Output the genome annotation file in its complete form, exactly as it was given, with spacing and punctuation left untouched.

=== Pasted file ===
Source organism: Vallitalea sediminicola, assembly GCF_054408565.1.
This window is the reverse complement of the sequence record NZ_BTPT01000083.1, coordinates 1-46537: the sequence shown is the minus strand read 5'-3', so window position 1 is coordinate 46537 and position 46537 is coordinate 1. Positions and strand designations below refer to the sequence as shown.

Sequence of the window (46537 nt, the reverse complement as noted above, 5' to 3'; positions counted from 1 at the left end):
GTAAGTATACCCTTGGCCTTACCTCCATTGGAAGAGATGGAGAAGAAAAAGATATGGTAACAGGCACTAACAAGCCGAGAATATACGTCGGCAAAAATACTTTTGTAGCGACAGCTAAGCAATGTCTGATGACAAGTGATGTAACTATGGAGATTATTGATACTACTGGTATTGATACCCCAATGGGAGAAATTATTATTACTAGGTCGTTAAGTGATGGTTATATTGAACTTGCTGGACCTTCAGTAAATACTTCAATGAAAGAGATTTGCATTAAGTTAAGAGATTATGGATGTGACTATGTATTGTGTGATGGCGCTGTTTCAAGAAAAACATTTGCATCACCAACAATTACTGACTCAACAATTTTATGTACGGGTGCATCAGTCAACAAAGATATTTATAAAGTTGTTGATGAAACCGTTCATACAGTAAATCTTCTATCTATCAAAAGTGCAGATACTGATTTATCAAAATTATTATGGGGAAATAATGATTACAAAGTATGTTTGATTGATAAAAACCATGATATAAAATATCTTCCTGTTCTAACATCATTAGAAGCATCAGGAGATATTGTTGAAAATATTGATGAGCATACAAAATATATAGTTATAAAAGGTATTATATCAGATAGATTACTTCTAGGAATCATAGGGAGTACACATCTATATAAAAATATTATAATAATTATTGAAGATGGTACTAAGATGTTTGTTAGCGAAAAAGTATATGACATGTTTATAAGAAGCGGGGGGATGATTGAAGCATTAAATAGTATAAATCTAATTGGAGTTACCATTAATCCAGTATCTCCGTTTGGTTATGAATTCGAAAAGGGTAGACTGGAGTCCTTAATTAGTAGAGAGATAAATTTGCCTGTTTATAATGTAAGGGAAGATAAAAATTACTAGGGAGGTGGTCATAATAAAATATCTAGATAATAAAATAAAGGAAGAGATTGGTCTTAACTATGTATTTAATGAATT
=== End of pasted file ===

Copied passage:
Source organism: Vallitalea sediminicola, assembly GCF_054408565.1.
This window is the reverse complement of the sequence record NZ_BTPT01000083.1, coordinates 1-46537: the sequence shown is the minus strand read 5'-3', so window position 1 is coordinate 46537 and position 46537 is coordinate 1. Positions and strand designations below refer to the sequence as shown.

Sequence of the window (46537 nt, the reverse complement as noted above, 5' to 3'; positions counted from 1 at the left end):
GTAAGTATACCCTTGGCCTTACCTCCATTGGAAGAGATGGAGAAGAAAAAGATATGGTAACAGGCACTAACAAGCCGAGAATATACGTCGGCAAAAATACTTTTGTAGCGACAGCTAAGCAATGTCTGATGACAAGTGATGTAACTATGGAGATTATTGATACTACTGGTATTGATACCCCAATGGGAGAAATTATTATTACTAGGTCGTTAAGTGATGGTTATATTGAACTTGCTGGACCTTCAGTAAATACTTCAATGAAAGAGATTTGCATTAAGTTAAGAGATTATGGATGTGACTATGTATTGTGTGATGGCGCTGTTTCAAGAAAAACATTTGCATCACCAACAATTACTGACTCAACAATTTTATGTACGGGTGCATCAGTCAACAAAGATATTTATAAAGTTGTTGATGAAACCGTTCATACAGTAAATCTTCTATCTATCAAAAGTGCAGATACTGATTTATCAAAATTATTATGGGGAAATAATGATTACAAAGTATGTTTGATTGATAAAAACCATGATATAAAATATCTTCCTGTTCTAACATCATTAGAAGCATCAGGAGATATTGTTGAAAATATTGATGAGCATACAAAATATATAGTTATAAAAGGTATTATATCAGATAGATTACTTCTAGGAATCATAGGGAGTACACATCTATATAAAAATATTATAATAATTATTGAAGATGGTACTAAGATGTTTGTTAGCGAAAAAGTATATGACATGTTTATAAGAAGCGGGGGGATGATTGAAGCATTAAATAGTATAAATCTAATTGGAGTTACCATTAATCCAGTATCTCCGTTTGGTTATGAATTCGAAAAGGGTAGACTGGAGTCCTTAATTAGTAGAGAGATAAATTTGCCTGTTTATAATGTAAGGGAAGATAAAAATTACTAGGGAGGTGGTCATAATAAAATATCTAGATAATAAAATAAAGGAAGAGATTGGTCTTAACTATGTATTTAATGAATT